35 Project Site
36 Primary Partners City of Rahway - Current Property Owner Grant administration Significant in-kind construction contribution Union County Parks - Future Property Owner Grant administration Significant in-kind construction contribution Coordinate volunteers NY/NJ Baykeeper - Grant Administration, Habitat Restoration, Coordinate Volunteers, Rahway River Association - Recruit Volunteers, Long- Term Monitoring TRC Omni Environmental Corp. - Design, Grant Writing, Permitting, Construction Mgt., Training and Supervising Volunteers
37 Additional Contributors Wetlands Mitigation Council - Funding for design and construction NOAA - Funding construction NJDEP - Funding construction Fish America Foundation - Funding construction Merck Foundation - Funding for construction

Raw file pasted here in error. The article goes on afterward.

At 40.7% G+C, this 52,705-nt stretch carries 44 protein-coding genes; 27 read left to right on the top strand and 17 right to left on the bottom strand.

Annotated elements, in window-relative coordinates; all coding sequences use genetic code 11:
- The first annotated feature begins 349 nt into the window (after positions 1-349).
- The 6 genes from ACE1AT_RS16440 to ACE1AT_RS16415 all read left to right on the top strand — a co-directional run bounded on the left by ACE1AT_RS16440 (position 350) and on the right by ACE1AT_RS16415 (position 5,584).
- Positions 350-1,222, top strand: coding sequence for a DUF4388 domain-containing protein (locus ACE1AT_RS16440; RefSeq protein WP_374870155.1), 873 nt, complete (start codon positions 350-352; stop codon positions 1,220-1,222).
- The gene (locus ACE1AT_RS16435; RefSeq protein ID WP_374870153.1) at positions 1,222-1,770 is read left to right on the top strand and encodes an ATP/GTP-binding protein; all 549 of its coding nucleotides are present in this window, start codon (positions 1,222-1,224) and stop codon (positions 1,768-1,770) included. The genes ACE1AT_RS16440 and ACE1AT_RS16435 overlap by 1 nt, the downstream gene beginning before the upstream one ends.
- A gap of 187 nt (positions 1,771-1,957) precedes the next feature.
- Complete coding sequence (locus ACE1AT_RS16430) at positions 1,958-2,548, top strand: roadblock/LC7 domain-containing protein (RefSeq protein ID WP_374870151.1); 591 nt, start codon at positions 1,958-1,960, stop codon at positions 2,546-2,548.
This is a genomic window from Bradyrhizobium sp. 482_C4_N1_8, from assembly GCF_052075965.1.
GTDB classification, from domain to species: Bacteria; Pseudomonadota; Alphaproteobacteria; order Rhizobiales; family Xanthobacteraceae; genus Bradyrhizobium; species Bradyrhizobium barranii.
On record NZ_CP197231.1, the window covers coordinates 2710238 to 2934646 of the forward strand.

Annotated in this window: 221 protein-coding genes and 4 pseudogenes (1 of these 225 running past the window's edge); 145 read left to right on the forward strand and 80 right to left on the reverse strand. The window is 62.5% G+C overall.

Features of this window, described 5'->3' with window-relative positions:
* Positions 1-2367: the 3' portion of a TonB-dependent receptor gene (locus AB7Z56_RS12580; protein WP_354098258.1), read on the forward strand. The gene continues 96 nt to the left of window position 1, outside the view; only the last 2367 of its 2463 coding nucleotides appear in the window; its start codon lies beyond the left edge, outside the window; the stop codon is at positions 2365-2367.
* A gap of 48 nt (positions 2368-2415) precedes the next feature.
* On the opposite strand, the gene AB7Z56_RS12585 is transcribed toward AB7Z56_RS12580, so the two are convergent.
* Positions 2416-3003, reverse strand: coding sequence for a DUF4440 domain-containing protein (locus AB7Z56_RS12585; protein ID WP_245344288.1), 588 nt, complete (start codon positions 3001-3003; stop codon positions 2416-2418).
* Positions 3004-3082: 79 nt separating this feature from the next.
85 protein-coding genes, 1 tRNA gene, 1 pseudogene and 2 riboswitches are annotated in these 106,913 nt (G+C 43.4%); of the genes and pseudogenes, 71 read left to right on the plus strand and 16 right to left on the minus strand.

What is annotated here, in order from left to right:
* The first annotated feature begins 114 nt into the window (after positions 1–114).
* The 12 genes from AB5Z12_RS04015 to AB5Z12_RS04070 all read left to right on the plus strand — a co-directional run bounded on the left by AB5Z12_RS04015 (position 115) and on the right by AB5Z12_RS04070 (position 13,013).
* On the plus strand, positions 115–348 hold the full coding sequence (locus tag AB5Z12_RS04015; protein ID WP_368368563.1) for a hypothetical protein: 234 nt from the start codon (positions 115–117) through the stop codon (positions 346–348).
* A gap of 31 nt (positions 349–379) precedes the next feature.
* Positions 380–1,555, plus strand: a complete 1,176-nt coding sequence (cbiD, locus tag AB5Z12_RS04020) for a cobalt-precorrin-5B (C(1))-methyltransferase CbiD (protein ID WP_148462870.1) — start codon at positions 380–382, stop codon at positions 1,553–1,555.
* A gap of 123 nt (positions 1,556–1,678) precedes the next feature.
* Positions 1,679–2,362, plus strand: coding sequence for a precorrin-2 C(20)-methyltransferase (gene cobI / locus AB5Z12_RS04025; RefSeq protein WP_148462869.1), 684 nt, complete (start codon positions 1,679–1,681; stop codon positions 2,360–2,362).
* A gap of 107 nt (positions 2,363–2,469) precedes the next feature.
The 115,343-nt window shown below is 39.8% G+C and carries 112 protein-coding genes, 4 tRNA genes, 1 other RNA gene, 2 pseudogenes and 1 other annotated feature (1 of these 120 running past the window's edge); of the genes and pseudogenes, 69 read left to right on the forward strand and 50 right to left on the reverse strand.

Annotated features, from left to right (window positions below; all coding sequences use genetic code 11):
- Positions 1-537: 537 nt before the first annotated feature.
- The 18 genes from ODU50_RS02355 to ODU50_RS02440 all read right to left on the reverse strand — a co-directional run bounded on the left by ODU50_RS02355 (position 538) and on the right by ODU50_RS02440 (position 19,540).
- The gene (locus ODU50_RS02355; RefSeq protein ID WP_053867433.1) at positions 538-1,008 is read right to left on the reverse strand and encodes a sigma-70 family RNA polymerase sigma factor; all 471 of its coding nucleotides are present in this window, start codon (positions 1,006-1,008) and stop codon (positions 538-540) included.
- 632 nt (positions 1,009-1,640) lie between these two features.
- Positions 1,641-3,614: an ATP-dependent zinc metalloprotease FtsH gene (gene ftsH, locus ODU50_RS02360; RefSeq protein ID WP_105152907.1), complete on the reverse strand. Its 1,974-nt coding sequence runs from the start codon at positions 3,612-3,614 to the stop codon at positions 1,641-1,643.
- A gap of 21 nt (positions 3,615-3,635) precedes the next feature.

38 Riparian Flood Plain Wetlands Provide flood buffering and storage. Provide wildlife habitat. Natural filtering of overland runoff. Hydrology: Overland, near surface flow, groundwater Inundation from river Soils typically stratified alluvial drift with layers of sand, silt or clay.
39 Historic River Flows
40 Altered Geology
42 Timeline Decision to pursue buyout Green Acres FEMA Application Purchase, develop vision Build support, begin demolition Write grants, remove houses Design, permits, more grants Initial construction, planting Complete construction, planting Begin Long-term monitoring
52 Conclusions A successful urban greenway project is a long, complex process Requires a strong partnership with can do attitude and strong vision Must be willing to be flexible and pursue diverse funding opportunities Doesn t happen by itself- takes a lot of hard work